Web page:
Rick's guide takes him through an iconic Parisian afternoon, topped off with a "cliche" Parisian lunch. For more information on the Rick Steves' Europe TV se...
This Rick Steves documentary collection (there are multiple travel segments) on the city of Paris provides the viewer and hopeful traveler with a taste of the popular “city of lights.” He highlights the culture, must-sees, museums, cafés, and popular tourist attractions. One of the takeaways from watching this documentary is that we see how relaxed and at ease the people of Paris may be. Yet at the same time intellectuality and elegance remains elite in architecture, cuisine, fashion, and scholarly universities. The city of Paris is located on the Seine River that gives a relaxing and romantic touch to the city. Steves sits down to enjoy a drawn-out luxurious lunch course just near the Seine with a local. One thing is true: Parisians are never in a rush. They live to savor in their surroundings; a culture widely different than the United States.
While The Economist’s editorial piece titled France’s Abortion Pill is an opinion article, it presents issues about the pill vs. abortion surgery in France. “The pill will not turn a wrong into a right. But it will turn a horror into something most people will regard as less horrible.” The pill is an under-the-radar- way of forgetting the baby so that mothers can move on from mistakes or unwanted children. This has been legal in France since the late 1980s.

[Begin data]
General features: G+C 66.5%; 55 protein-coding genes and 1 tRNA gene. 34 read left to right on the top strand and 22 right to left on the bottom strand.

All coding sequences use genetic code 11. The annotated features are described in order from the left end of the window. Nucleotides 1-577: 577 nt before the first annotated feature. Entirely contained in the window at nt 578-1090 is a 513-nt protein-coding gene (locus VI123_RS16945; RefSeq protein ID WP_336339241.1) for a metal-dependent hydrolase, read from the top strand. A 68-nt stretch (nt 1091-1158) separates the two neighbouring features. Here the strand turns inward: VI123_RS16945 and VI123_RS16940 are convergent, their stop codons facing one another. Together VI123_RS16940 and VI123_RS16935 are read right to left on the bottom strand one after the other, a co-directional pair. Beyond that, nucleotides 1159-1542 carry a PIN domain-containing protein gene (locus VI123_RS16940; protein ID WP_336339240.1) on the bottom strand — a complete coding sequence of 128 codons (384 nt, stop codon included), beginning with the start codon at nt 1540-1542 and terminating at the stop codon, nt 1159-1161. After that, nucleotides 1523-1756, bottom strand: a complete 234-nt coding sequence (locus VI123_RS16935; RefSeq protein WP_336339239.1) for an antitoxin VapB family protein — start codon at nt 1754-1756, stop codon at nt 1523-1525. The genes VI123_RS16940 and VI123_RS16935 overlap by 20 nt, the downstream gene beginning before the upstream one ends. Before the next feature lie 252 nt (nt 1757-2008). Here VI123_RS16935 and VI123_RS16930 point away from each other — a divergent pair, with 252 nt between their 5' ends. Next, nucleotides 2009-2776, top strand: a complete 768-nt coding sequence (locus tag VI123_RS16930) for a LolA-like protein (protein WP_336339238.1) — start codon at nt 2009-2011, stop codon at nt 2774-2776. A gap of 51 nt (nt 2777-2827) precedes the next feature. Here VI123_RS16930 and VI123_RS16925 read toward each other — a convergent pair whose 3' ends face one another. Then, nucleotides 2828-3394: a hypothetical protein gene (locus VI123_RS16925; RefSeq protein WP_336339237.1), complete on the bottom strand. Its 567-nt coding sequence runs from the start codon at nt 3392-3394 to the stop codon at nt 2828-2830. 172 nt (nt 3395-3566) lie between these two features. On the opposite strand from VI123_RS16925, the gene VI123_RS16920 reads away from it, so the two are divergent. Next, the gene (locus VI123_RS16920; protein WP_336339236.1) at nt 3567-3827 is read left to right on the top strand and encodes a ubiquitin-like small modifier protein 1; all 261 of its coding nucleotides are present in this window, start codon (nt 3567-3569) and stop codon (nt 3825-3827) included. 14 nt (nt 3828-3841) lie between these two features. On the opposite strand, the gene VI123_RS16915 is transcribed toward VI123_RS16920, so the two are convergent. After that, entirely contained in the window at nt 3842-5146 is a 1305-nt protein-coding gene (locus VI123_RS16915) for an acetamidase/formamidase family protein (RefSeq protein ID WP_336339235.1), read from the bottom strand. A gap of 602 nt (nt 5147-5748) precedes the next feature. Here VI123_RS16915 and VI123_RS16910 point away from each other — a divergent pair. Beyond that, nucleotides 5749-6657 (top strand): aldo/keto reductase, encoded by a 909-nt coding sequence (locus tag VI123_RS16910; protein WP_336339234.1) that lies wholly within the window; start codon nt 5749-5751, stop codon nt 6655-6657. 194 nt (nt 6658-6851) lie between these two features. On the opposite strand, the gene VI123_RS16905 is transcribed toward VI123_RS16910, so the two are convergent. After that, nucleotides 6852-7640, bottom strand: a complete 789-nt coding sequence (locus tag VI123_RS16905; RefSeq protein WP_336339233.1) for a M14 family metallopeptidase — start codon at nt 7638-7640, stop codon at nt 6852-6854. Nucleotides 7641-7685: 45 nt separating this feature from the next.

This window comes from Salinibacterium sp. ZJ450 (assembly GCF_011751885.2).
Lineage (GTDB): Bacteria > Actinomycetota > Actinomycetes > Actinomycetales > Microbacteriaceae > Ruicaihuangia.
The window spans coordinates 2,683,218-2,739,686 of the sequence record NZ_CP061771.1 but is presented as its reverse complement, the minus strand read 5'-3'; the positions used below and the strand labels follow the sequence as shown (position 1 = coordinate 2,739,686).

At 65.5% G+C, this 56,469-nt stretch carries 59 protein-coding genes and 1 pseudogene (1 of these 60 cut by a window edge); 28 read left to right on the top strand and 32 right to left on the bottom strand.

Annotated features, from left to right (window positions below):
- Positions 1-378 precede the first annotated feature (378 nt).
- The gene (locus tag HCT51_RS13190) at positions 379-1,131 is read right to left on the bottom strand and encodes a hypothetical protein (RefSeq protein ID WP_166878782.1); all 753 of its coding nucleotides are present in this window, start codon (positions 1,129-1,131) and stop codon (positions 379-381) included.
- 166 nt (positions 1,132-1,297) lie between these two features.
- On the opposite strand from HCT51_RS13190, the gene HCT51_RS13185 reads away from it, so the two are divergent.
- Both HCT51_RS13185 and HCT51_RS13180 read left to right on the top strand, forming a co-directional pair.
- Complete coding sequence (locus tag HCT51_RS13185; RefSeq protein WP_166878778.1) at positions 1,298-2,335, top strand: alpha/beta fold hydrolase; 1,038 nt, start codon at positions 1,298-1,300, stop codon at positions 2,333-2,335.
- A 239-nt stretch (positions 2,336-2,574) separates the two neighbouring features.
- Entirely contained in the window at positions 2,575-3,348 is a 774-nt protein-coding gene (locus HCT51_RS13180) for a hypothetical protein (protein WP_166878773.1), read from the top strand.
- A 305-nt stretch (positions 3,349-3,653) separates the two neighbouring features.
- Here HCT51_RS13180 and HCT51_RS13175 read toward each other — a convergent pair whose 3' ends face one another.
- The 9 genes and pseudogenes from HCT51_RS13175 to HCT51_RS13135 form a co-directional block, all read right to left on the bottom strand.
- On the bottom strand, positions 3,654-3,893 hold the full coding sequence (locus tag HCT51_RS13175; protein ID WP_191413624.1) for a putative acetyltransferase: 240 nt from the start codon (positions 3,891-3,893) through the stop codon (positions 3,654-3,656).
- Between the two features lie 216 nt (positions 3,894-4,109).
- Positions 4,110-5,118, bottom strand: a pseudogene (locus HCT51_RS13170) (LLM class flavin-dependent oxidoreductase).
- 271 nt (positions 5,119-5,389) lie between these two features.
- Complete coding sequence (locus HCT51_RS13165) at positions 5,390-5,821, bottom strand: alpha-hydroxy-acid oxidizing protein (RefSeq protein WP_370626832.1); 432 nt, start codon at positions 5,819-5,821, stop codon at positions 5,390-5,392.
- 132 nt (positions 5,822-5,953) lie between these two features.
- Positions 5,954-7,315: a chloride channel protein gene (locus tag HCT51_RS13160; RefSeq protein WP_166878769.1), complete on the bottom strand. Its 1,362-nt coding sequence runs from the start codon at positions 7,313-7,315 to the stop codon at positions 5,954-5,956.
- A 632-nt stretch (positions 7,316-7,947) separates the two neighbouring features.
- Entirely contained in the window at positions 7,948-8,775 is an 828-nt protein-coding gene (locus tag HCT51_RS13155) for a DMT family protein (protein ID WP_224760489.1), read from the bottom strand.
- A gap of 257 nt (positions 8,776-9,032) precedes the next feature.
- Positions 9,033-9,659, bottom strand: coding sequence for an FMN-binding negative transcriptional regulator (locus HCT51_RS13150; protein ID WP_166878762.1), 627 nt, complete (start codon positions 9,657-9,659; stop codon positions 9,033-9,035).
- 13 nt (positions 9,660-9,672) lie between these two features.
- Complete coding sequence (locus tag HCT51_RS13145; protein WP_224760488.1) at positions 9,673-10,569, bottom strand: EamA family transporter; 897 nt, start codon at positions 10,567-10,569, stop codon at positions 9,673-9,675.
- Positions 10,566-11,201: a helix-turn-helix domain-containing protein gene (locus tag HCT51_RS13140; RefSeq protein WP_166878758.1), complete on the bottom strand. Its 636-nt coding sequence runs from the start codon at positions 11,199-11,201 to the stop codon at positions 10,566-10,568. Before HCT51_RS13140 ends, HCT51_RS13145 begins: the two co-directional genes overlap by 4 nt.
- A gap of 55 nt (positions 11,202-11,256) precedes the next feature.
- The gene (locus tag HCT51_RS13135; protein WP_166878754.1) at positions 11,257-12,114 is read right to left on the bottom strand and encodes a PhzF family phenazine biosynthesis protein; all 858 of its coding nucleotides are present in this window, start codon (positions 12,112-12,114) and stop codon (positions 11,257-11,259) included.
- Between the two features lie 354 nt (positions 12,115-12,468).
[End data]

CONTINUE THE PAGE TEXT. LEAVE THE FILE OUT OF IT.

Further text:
This provocative photo shows one side of the abortion battle. The words on the protest sign read "Why does the child have to die?" I personally am shocked by the frankness of the question, while agreeing. In Sarah's Key, Julia Jarmond dealt with whether or not her child had to die.
The article, Hailing The Rescuers, discusses how former President Jacques Chirac recognized the French involvement in the Holocaust as well as modern day Anti-Semitic outbreaks in the country. While French Police arrested and took some 13,000 Jews back in July of 1942, many French were kind rescuers to the Jewish people. The purpose of this source is to give the uncredited heroes some recognition. Some helped the persecuted people through escape, hiding, warning, feeding, and even helping with fake identities. A grateful statistic says that nearly 330,000 Jews in France were able to escape the Holocaust largely due to the Non-Jewish rescuers (the French people).
For fifty years, Anna Schlemmer has refused to talk about her life in Germany during World War II. Her daughter, Trudy, was only three wh...
This book definitely looks like something I am interested in. The book is similar to Sarah's Key and has to do with World War II. The cover alone looks like a moving and emotional story. Hidden family secrets seem to take over the plot. The Holocaust is a topic that I am very intrigued in.
Paris, July 1942: Sarah, a ten year-old girl, is brutally arrested with her family by the French police in the Vel' d'Hiv' roundup, but n...